Dripstone’s mountain tale
Mountain landscapes are the result of a constant interplay between erosion by climatic forces and uplift due to tectonic forces. Quantifying the rates of erosion and uplift is challenging. Scientists recently studied an ancient cave near the summits of the Allgau mountains in Aust ria. It has the oldest—radiometrically dated dripstone, two million years old. Using isotopic modelling, they studied its geochemical signature and biochemical inclusions, and were able to back-calculate depth of the cave and altitude of the summit at the time the dripstone was formed. Two million years ago the cave was 1,500 m lower and the summit was 500 m lower.
Smaller uplift of the mountain can be attributed to gra dual glacial erosion, the study suggests. Geology, May
Small fries at greater risk
Shark, tuna and other top predators in the ocean have suffered major population drop in recent years, causing scientists to consider them as species at the highest risk of extinction. A study found smaller fishes like sardines are at a greater risk, and also require conservation measures.
In the past 60 years, their stocks have declined twice as much as that of the top predators due to overfishing, the scientists said after analysing 200 assessments of fisheries in the developed world. Since they are at the base of food chain and there are relatively few species at that level, a plunge in their population can hit both the oceanic and land food chains. PNAS, May 2
Hot Jupiter puzzle solved
The sun and its planets spin in the same direction. This is not true for extrasolar systems. Using computer model, scientists have explained why. Opposite spin is usually exhibited by planets that are huge, called hot jupiters, and very close to the star. In the beginning, the giant planets lie close to each other but away from the sun, each orbiting in the same direction. A combination of forces— gravitational coupling among planets and powerful tides on the innermost planet—breaks up this symmetry.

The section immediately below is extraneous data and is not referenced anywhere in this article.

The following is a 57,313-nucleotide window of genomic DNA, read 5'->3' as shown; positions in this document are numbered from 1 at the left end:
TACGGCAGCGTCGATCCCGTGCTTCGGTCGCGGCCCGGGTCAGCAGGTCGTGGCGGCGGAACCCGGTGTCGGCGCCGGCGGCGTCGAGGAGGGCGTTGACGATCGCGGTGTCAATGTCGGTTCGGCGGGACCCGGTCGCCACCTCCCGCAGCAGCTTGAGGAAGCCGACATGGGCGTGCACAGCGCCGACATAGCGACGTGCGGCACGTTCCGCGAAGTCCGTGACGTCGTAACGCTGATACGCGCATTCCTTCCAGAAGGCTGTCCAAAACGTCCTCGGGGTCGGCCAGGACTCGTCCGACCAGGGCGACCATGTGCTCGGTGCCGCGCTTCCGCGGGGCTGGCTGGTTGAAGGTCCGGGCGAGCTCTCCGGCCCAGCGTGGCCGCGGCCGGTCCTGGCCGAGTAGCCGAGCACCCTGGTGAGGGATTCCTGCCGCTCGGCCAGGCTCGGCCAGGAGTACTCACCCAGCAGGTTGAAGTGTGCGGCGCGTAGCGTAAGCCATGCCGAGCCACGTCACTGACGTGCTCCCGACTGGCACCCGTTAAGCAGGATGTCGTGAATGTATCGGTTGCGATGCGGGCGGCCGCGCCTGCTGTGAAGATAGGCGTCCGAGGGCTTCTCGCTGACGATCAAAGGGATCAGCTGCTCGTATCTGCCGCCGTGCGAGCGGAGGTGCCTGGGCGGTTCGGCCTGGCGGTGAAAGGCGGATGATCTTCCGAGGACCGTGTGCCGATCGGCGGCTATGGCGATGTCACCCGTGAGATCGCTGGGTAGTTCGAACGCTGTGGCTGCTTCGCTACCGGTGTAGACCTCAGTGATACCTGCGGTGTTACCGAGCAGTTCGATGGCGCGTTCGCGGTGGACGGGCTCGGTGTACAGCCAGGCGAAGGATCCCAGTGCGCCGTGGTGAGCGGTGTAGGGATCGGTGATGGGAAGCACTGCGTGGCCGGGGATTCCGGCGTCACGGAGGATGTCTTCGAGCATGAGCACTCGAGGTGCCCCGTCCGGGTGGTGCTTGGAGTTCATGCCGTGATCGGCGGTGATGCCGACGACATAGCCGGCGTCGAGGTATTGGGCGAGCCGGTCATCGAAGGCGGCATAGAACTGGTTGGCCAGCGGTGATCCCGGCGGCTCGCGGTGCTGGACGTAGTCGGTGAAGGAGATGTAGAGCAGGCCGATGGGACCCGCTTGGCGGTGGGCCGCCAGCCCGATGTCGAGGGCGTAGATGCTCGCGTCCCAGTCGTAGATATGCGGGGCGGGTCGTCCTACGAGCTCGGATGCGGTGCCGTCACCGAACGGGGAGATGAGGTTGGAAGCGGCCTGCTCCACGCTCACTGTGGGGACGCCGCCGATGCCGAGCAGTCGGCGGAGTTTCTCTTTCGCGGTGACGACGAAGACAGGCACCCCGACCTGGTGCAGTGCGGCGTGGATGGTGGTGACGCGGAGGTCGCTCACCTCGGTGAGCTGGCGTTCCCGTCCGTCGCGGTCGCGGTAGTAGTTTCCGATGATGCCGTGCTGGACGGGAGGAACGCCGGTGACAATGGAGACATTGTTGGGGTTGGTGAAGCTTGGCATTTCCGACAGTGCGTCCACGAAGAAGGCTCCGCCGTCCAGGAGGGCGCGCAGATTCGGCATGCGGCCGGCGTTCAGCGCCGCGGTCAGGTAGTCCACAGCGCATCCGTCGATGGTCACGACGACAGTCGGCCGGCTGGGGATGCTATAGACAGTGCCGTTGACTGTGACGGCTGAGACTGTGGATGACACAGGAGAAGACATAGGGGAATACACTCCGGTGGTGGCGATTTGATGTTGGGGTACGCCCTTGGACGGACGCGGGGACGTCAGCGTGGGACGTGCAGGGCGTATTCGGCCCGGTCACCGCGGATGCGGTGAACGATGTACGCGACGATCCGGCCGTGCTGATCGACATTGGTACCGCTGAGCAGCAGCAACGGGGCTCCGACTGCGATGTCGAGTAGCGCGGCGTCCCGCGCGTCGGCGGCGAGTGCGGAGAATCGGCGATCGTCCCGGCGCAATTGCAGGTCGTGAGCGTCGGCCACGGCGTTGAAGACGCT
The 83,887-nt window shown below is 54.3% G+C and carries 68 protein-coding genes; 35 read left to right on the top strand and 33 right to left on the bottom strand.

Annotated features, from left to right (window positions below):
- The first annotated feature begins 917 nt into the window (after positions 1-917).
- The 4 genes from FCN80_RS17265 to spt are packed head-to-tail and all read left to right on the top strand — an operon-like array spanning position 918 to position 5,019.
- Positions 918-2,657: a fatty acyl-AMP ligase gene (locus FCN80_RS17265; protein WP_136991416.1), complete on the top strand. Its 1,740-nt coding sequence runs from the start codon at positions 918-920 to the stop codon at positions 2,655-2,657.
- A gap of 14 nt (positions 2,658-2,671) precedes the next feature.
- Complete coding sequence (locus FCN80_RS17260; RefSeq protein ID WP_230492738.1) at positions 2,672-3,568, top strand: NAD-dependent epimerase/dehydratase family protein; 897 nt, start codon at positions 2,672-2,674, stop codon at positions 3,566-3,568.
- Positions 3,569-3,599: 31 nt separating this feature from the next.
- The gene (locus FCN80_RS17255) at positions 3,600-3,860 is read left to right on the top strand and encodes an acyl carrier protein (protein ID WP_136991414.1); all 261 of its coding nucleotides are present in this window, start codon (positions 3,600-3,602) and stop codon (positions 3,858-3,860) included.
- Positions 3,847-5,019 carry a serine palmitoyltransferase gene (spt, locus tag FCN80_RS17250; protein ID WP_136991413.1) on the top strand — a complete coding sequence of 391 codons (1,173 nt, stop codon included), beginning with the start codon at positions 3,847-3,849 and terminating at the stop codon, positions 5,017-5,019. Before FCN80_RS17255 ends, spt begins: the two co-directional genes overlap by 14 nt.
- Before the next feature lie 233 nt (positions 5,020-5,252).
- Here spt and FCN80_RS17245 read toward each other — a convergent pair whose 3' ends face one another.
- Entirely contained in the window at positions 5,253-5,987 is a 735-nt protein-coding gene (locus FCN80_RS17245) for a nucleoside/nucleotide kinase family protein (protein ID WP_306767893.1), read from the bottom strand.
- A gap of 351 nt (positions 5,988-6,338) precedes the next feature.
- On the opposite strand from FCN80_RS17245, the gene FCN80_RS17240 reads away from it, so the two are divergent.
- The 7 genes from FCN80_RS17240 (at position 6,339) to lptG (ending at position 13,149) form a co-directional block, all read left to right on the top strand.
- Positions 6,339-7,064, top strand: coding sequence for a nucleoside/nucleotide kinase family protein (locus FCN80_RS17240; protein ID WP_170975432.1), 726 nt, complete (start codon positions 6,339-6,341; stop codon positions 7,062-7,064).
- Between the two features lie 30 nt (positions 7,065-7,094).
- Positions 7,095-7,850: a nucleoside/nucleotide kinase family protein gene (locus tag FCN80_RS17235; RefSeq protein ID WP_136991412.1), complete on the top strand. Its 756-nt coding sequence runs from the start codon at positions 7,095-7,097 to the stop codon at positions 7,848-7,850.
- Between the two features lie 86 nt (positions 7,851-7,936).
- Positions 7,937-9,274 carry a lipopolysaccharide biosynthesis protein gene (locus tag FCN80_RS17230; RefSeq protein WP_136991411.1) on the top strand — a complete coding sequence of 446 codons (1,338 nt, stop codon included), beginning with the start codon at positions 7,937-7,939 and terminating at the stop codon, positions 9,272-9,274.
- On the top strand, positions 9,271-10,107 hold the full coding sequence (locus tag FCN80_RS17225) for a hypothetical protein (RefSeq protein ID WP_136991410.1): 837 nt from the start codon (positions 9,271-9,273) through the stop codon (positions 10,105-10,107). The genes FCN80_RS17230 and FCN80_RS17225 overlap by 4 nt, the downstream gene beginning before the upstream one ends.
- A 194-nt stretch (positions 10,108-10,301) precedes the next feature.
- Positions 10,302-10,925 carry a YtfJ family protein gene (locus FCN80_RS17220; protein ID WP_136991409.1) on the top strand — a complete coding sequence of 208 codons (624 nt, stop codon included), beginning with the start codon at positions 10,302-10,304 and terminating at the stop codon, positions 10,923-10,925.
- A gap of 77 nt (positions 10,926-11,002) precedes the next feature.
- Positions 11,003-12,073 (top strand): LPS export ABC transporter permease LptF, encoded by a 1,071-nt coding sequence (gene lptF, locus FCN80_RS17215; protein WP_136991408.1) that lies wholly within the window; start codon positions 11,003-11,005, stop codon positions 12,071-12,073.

Eventually, the inner planet starts orbiting in a needleshaped elongated path, which gradually shrinks. The planet is hauled in close to the star, creating the hot jupiter, and in the process its orbit can flip. Nature, May 12
Wean them from the bottle
Babies who are bottle-fed until the age of two are likely to be obese by the time they turn five. Researchers analysed data on 6,750 children in the US and found 22 per cent of them used bottles regularly until two years, meaning they mainly drank from a bottle or were put to bed with one.
Many parents tend to prolong bottle-feeding because they say it pacifies and comforts the child. But this makes babies consume too many calories; a 200 ml bottle with whole milk has 150 calories, 12 per cent of most baby’s daily needs. When compared with kids who stopped using bottle by 12 months, regular users were 33 per cent more likely to be obese. The Journal of Pediatrics, May 5
A polymer that heals on its own
Nobody likes scratches in their cars’ finish. Scientists have discovered a way to make a polymer that heals itself in the presence of UV light. This could revolutionise coatings and say good bye to scratches. The polymer is called metallosupramolecular, meaning it has metal atoms in it. Usually polymers are combinations of carbon, hydrogen and oxygen.
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